Church employment. In Tomic v. Catholic Diocese of Peoria, a three-judge panel of the 7th U.S. Circuit Court of Appeals, led by influential Judge Richard Posner, upheld a lower court ruling that dismissed an age-discrimination lawsuit filed by a Catholic Church organist. In the ruling, Posner affirmed the “ministerial exception� to the jurisdiction of the federal courts, which keeps federal judges out of resolving disputes involving church governance. Lawyers for organist Richard Tomic countered that doctrine in lower courts by asserting that neither his job nor the music he played had religious significance. Posner confessed he was “astonished� by that assertion, which if true would mean that “it is a matter of indifference to the Church and its flock whether the words of the Gospel are set to Handel’s Messiah or to ‘Three Blind Mice.’� The case could interest the Supreme Court because Posner wrote that while it was pending, the 2nd Circuit issued a conflicting age-discrimination decision, in essence wiping out the ministerial exception.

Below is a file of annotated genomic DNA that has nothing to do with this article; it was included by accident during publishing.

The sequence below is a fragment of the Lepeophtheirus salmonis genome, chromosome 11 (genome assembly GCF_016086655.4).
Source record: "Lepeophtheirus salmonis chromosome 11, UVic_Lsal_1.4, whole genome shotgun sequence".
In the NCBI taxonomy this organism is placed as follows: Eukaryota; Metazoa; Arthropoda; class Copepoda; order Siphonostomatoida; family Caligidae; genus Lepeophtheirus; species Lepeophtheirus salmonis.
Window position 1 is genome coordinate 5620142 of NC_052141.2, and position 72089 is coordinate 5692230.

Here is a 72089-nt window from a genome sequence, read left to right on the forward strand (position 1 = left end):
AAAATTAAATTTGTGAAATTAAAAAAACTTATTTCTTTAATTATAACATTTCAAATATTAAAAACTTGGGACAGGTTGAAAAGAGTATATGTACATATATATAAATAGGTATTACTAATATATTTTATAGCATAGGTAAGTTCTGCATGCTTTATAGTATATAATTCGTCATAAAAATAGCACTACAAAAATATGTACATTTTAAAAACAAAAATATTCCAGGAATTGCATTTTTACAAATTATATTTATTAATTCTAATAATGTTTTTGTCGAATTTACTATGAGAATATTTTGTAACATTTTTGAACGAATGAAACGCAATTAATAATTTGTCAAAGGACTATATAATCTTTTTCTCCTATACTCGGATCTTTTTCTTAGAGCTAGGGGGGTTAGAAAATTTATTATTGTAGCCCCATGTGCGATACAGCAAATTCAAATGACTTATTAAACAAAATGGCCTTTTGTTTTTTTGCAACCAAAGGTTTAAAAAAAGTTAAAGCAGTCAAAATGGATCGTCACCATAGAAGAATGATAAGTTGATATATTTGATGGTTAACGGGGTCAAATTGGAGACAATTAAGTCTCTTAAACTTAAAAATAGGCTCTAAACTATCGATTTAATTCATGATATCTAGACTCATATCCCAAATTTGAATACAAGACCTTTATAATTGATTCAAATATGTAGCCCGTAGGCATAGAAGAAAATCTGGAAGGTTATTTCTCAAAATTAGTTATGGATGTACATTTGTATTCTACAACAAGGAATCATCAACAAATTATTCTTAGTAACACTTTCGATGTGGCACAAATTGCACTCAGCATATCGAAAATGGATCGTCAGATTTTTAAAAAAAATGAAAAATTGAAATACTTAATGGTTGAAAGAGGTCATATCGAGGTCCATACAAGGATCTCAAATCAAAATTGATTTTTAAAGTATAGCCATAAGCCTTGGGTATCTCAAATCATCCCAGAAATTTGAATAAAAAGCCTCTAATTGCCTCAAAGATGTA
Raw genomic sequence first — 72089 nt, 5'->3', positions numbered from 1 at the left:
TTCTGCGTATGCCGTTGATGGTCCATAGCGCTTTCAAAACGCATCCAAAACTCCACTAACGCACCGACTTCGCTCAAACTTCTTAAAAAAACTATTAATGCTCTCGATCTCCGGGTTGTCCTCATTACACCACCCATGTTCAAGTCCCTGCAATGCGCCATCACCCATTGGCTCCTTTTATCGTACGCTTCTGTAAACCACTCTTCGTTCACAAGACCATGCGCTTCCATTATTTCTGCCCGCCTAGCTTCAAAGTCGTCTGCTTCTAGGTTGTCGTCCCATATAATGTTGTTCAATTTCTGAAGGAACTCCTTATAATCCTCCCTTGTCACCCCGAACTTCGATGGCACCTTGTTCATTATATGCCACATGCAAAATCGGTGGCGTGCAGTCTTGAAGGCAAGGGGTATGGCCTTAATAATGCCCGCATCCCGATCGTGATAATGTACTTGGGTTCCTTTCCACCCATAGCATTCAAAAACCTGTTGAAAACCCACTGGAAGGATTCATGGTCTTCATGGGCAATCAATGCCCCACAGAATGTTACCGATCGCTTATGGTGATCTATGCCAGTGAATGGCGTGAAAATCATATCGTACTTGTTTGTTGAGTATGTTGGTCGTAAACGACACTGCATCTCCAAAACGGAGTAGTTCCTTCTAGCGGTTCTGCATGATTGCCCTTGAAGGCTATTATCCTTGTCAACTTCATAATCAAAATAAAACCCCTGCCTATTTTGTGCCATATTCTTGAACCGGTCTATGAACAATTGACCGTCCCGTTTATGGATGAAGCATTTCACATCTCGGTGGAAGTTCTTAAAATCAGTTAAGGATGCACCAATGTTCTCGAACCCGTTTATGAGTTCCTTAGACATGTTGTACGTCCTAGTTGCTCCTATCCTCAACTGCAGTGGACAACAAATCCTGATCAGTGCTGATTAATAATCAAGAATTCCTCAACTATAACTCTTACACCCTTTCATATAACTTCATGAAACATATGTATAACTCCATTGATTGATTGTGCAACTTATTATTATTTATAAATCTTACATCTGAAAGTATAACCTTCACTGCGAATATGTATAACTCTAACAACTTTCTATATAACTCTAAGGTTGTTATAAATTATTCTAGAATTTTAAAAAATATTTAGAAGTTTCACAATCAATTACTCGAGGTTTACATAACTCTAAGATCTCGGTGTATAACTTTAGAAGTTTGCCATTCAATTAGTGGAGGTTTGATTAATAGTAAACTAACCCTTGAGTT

Lawyer gag order. In Allred v. Superior Court of the State of California, noted California lawyer Gloria Allred claims a gag order imposed on her during a murder investigation violated her First Amendment rights. Allred was hired to represent a potential witness, an unidentified minor, in the high-profile prosecution of Scott Dyleski, who was accused of murdering Pamela Vitale, a prominent California criminal defense lawyer. Soon after, Allred’s client’s house was searched, and the client was subpoenaed before a grand jury. Allred protested the actions. During court proceedings, the lawyer for the defendant asked the judge to impose a gag order to restrict public statements by the police and prosecutors. The Contra Costa district attorney joined the motion and asked that the gag extend to the defendant’s lawyer and to Allred. The judge agreed. Allred’s lawyer before the high court, Duke University School of Law professor Erwin Chemerinsky, said in the petition to the Court that the federal courts are widely split over standards for issuance of gag orders. He also asserted that the order was issued to “stifle Ms. Allred’s justifiable criticism of [the district attorney] and the actions of his office.�